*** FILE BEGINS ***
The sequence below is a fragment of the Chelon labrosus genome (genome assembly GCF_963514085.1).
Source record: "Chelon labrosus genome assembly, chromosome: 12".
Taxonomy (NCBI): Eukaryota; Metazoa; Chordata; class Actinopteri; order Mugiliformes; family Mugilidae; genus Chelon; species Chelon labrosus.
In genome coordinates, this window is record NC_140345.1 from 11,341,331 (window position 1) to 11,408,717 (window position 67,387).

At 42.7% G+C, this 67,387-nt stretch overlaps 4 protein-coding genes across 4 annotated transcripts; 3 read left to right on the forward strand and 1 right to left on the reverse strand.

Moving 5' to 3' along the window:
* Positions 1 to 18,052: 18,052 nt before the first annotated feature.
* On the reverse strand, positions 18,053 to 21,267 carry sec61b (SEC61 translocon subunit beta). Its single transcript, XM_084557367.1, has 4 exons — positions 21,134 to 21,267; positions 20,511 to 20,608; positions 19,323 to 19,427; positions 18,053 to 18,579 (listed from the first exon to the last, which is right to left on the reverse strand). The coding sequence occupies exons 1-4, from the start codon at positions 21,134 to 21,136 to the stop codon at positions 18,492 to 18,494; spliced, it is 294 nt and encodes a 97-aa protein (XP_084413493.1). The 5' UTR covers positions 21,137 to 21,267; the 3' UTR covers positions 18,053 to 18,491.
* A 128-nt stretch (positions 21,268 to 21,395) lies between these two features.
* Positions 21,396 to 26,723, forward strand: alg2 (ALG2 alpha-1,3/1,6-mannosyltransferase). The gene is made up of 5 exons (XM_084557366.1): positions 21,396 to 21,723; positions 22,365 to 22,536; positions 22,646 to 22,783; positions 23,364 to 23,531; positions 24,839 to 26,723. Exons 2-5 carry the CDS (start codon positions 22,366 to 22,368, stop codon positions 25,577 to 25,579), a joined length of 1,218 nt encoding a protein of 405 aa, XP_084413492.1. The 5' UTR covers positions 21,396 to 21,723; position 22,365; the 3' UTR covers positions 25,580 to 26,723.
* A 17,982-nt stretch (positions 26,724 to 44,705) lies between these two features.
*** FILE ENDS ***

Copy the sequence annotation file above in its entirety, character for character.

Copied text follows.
The sequence below is a fragment of the Chelon labrosus genome (genome assembly GCF_963514085.1).
Source record: "Chelon labrosus genome assembly, chromosome: 12".
Taxonomy (NCBI): Eukaryota; Metazoa; Chordata; class Actinopteri; order Mugiliformes; family Mugilidae; genus Chelon; species Chelon labrosus.
In genome coordinates, this window is record NC_140345.1 from 11,341,331 (window position 1) to 11,408,717 (window position 67,387).

At 42.7% G+C, this 67,387-nt stretch overlaps 4 protein-coding genes across 4 annotated transcripts; 3 read left to right on the forward strand and 1 right to left on the reverse strand.

Moving 5' to 3' along the window:
* Positions 1 to 18,052: 18,052 nt before the first annotated feature.
* On the reverse strand, positions 18,053 to 21,267 carry sec61b (SEC61 translocon subunit beta). Its single transcript, XM_084557367.1, has 4 exons — positions 21,134 to 21,267; positions 20,511 to 20,608; positions 19,323 to 19,427; positions 18,053 to 18,579 (listed from the first exon to the last, which is right to left on the reverse strand). The coding sequence occupies exons 1-4, from the start codon at positions 21,134 to 21,136 to the stop codon at positions 18,492 to 18,494; spliced, it is 294 nt and encodes a 97-aa protein (XP_084413493.1). The 5' UTR covers positions 21,137 to 21,267; the 3' UTR covers positions 18,053 to 18,491.
* A 128-nt stretch (positions 21,268 to 21,395) lies between these two features.
* Positions 21,396 to 26,723, forward strand: alg2 (ALG2 alpha-1,3/1,6-mannosyltransferase). The gene is made up of 5 exons (XM_084557366.1): positions 21,396 to 21,723; positions 22,365 to 22,536; positions 22,646 to 22,783; positions 23,364 to 23,531; positions 24,839 to 26,723. Exons 2-5 carry the CDS (start codon positions 22,366 to 22,368, stop codon positions 25,577 to 25,579), a joined length of 1,218 nt encoding a protein of 405 aa, XP_084413492.1. The 5' UTR covers positions 21,396 to 21,723; position 22,365; the 3' UTR covers positions 25,580 to 26,723.
* A 17,982-nt stretch (positions 26,724 to 44,705) lies between these two features.